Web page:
The cars theme is sort of based out of imagination, as images of 5 door EP70 starlets from Japan are slim to none. Evan has placed the car somewhere in early nineties Japan adding small touches like newspapers and catalogues, it’s the little touches like this that give the build substance.
Following the attention to detail period correct gauges and seats were fitted. Hunting down optional extra coin holders, a period correct Nardi, even that amazing rear spoiler which happened to appear on Yahoo auctions one day, nothing was over planned, it all just sort of slotted into place.
Under the bonnet Evan decided to go for a nice little transplant. Staying inside the starlet family the original engine was replaced with an 4EFTE EP91 Glanza engine accompanied by a front mount and an array of choice goodies. It must be a very unexpected sound and sight to the average onlooker when this unusual box screams past.
I really like the way this engine some how looks very eighties in here too with the red leads and that black cam cover with the machined design. A subtle side exit is a very nice touch, combining a slice of everything from the starlet world and arranging them in a very original manner. No corners cut have been cut, with no rush or time frame, when coin allowed Evan made sure everything was done to perfection.
Sometimes situations can lead us down unexpected paths. I’m sure Evan didn’t see himself building something like this a few years ago when he got a starlet. He was just another young car enthusiast like so many, buying a reliable starlet to get him around. This EP70 is the perfect example of creativity when given a particular set of circumstances and Evan absolutely made the most out of them.
The spec list is endless, Im sure not even Toyota would have expected people would end up doing this to their EP70 model. Creativity and persistence on full display, I genuinely have big respect for Evan following this build through to the end truly coming out with something very unique and refreshing.
It’s hard not to crack a smile when you see this car, it really is a little masterpiece.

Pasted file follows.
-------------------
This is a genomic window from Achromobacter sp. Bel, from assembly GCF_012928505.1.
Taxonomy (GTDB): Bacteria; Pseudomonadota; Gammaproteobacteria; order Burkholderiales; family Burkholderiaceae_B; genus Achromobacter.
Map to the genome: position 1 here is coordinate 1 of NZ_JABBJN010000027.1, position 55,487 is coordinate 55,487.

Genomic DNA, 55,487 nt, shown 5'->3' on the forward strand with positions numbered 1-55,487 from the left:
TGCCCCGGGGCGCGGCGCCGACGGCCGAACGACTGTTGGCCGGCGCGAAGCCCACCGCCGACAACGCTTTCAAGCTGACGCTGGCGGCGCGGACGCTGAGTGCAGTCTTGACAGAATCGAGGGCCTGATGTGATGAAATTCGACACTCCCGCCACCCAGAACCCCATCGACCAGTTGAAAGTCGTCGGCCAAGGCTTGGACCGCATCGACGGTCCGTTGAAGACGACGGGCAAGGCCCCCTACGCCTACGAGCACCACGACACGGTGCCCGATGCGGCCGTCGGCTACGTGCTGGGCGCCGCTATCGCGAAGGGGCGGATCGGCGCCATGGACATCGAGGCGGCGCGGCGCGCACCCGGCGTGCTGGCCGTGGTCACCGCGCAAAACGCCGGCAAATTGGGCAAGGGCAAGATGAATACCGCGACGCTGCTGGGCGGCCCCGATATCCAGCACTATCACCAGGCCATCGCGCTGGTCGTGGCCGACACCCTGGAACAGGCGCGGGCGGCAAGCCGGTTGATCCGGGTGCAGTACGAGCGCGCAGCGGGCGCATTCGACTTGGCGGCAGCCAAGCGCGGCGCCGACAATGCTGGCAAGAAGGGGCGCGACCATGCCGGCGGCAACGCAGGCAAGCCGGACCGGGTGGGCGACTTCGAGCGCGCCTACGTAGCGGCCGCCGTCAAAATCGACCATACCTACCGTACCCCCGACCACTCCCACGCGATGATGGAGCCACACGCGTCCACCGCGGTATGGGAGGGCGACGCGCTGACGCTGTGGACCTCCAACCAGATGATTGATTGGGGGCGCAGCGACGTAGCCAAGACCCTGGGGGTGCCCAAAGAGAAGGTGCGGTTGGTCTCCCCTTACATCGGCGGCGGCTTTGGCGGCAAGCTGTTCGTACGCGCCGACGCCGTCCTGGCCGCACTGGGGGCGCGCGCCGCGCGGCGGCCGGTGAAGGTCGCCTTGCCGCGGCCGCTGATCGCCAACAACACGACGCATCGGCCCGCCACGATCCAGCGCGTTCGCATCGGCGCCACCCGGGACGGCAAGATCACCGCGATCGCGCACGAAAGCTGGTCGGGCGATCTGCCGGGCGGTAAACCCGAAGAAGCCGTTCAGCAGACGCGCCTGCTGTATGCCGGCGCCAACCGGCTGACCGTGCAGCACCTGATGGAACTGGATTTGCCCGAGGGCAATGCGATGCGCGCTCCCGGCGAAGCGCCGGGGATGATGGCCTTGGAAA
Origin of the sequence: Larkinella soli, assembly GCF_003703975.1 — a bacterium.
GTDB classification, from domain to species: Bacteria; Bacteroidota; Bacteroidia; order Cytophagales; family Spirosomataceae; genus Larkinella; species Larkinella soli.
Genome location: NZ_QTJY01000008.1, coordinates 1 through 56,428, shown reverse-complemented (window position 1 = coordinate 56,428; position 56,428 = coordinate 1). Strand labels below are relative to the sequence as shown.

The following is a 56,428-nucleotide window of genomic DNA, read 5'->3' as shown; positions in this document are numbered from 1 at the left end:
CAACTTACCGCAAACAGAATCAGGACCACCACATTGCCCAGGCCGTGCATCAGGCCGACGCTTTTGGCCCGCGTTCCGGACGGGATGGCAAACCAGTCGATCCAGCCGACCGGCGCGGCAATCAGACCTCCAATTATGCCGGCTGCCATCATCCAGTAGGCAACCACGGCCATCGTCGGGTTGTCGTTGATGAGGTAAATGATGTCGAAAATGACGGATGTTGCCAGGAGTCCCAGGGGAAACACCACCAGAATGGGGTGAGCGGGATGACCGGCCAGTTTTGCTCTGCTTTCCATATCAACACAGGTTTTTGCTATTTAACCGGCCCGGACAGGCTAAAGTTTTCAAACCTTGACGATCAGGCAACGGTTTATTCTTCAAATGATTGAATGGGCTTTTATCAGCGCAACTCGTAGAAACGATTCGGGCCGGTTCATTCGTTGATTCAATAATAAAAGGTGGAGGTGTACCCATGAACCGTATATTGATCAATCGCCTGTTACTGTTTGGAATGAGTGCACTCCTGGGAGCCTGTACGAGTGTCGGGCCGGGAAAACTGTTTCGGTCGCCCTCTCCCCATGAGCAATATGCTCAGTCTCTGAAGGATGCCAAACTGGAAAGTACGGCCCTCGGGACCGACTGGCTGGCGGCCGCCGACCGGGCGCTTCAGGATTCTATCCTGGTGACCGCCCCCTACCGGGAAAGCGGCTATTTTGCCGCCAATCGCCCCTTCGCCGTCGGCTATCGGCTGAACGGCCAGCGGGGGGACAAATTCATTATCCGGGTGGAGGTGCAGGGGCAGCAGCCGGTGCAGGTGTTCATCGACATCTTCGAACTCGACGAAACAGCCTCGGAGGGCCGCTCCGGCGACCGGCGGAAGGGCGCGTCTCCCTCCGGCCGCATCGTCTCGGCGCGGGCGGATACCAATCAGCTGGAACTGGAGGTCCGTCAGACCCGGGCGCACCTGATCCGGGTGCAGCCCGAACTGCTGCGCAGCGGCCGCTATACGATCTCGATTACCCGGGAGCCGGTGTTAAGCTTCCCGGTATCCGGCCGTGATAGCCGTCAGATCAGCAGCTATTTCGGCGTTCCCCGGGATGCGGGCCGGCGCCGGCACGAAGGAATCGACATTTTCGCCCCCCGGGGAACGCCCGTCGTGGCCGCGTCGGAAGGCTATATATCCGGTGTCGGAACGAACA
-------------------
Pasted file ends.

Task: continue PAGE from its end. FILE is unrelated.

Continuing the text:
Hope you enjoyed it as much as we do.
Toyota Starlet Glanza EP91 turbo 4E-FTE engine,
1331cc, standard internals,
Standard intake manifold,
Custom short-routed front-mount intercooler,
Air intake routed directly to turbo,
WickedEP Racing four-branch exhaust manifold,
WS Racing de-cat exhaust with custom side-exit & A’PEXi silencer,
Mishimoto alloy dual-core radiator modified to suit Starlet engine and body,
CT9 turbo boosting 0.85 bar,
HKS adjustable actuator,
Cusco oil catch can,
TRD plug leads,
small pole battery
EP82 GT Advance viscous LSD 5-speed gearbox,
TOM’S lightweight flywheel,
Exedy paddle clutch
BC BR coilovers,
Cusco rear adjustable panhard rod,
EP91 front anti-roll bar,
Powerflex polyurethane bushes,
EP91 front hubs & brake calipers,
EP70 rear axle converted to take EP91 discs & brake calipers,
EP82 brake servo,
Black Diamond grooved discs & Ferrodo pads
Front: SSR Longchamp XR4 14×6.5-inch with 165/60R14;
Rear: SSR Longchamp XR4 14×7-inch ET-7 with 165/60R14,
custom 20mm PCD hub adapters from 4×100 to 4×114.3
Full re-paint in Toyota 041,
Engine bay painted Toyota 040,
Foha front splitter,
Rolled & flared arches,
Brand new front bumper & indicator lenses,
All plastics painted satin black,
Japanese front wings with relocated indicators and mirrors,
Japanese boot-lid with full-width emblem,
No rear wiper & different number plate recess,
Japanese rear lights,
Door bump strips removed,
Genuine Toyota wind deflectors,
TRD fibreglass spoiler
Bride Brix seats, 300mm Nardi steering wheel,
A’PEXi turbo timer,
Auto Gauge tachometer,
Blitz boost gauge, Omori oil & water temperature gauges,
Japanese dash instruments,
Digital dash clock,
Optional extra dash tray,
Japanese centre consoles,
Kenwood double-DIN radio,
JDM gear knob,
Standard rear seats & door cards,
Cusco c-pillar brace,
JDM floor mats